As with any comprehensive security program, meeting the requirements of CMMC 2.0 demands an integrated approach entailing several different solutions. Everything from compliance platforms, encrypted assets, and data backups to monitoring and management solutions must seamlessly work together to eliminate vulnerabilities and ensure CMMC certification.

How Can You Get Help With CMMC 2.0 Certification?

Don’t make the decision to keep your CMMC program in-house lightly. If you don’t pass the third-party CMMC 2.0 audit on the first try, you’ll need to correct any security shortcomings and contend with a potential backlog of audits before getting a second opportunity. Lengthy delays could be extremely costly if you rely on DoD contracts for a significant percentage of your revenue.

If you don’t have the resources or internal expertise to take on the requirements of CMMC, engaging with a third-party solution provider can be an excellent idea. Managed security operations like those provided by Arctic Wolf® can help you quickly come into alignment with many of the controls required by CMMC 2.0, while helping guide you through the process and aiding you in the creation and implementation of an appropriate security plan.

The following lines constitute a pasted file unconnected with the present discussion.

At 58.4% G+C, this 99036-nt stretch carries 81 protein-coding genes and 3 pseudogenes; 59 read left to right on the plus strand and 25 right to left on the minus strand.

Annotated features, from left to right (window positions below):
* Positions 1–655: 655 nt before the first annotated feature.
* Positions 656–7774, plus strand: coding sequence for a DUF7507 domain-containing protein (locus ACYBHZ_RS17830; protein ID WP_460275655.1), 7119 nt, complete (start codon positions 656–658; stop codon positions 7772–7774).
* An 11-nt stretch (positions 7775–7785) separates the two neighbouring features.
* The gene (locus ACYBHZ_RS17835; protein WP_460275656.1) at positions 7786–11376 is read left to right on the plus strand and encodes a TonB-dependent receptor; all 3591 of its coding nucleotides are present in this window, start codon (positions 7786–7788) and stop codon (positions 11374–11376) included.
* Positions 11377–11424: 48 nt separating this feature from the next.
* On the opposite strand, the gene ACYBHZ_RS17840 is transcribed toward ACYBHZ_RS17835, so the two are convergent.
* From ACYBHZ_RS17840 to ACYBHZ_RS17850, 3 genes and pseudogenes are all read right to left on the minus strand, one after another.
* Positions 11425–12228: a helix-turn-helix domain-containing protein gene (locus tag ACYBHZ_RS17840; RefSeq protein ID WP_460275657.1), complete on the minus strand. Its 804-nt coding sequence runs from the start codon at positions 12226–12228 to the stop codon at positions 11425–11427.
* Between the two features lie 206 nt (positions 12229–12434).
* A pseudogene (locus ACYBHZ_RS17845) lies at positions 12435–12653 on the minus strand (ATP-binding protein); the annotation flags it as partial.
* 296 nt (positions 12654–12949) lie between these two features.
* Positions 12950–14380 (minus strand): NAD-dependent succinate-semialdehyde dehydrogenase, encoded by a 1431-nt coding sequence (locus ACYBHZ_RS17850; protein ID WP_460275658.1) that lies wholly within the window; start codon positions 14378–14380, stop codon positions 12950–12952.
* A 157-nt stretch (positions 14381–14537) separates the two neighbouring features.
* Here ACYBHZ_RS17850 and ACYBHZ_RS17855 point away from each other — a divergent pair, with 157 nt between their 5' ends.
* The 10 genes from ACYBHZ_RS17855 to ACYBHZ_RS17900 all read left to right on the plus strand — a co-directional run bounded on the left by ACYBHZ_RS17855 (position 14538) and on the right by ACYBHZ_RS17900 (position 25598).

Independent assessor Coalfire found that the Arctic Wolf® Platform, which includes Arctic Wolf ® Managed Detection and Response, Arctic Wolf® Managed Risk, and Managed Security Awareness® can supply strong support for up to 76 of the 110 CMMC 2.0 Level 2 requirements.

Learn more about what Coalfire had to say in their white paper, Arctic Wolf Networks, Inc. Security Operations Cloud for CMMC 2.0.

Explore the topic in more depth with our on-demand webinar, Cybersecurity Compliance Deep Dive: CMMC.

See how the Arctic Wolf Platform helped one organization achieve CMMC certification in our case study, Arctic Wolf® Allows Enovate to Exceed Security Requirements While Gaining Visibility.

Picture of Philip Rosen

Philip Rosen

Philip Rosen has over 15 years of cyber security experience as a GRC consultant, penetration tester, and security architect. He is a USN EOD veteran and has managed more than a dozen security teams, consisting of 20+ Consulting Security Engineers covering over 120,000 users.